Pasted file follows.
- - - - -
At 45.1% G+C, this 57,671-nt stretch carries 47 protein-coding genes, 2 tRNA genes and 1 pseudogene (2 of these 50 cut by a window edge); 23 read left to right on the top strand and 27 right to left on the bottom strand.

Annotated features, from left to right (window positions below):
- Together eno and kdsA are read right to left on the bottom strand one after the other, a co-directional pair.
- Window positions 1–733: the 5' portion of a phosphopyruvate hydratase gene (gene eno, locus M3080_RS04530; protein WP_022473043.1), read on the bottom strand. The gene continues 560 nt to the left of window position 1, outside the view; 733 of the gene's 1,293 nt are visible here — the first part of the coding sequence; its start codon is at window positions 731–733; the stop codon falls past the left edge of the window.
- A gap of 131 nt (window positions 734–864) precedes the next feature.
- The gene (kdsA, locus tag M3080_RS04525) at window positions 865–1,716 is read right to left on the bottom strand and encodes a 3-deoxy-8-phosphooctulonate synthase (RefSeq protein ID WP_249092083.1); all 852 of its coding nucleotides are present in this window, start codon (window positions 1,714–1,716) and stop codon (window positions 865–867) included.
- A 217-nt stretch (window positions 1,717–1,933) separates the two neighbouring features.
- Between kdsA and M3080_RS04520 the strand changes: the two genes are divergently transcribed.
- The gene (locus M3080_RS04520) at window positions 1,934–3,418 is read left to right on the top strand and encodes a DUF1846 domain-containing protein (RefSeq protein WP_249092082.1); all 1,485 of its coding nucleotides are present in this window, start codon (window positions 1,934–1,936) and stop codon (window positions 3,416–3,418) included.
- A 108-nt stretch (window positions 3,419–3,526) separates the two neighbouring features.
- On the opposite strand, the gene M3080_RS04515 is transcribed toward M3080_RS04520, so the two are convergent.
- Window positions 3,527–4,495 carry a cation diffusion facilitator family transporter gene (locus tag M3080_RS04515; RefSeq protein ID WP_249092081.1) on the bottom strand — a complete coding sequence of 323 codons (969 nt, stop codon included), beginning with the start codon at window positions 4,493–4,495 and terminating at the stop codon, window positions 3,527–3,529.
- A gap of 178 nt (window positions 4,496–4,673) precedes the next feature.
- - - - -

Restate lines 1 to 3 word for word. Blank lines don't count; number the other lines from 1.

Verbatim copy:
At 45.1% G+C, this 57,671-nt stretch carries 47 protein-coding genes, 2 tRNA genes and 1 pseudogene (2 of these 50 cut by a window edge); 23 read left to right on the top strand and 27 right to left on the bottom strand.

Annotated features, from left to right (window positions below):
- Together eno and kdsA are read right to left on the bottom strand one after the other, a co-directional pair.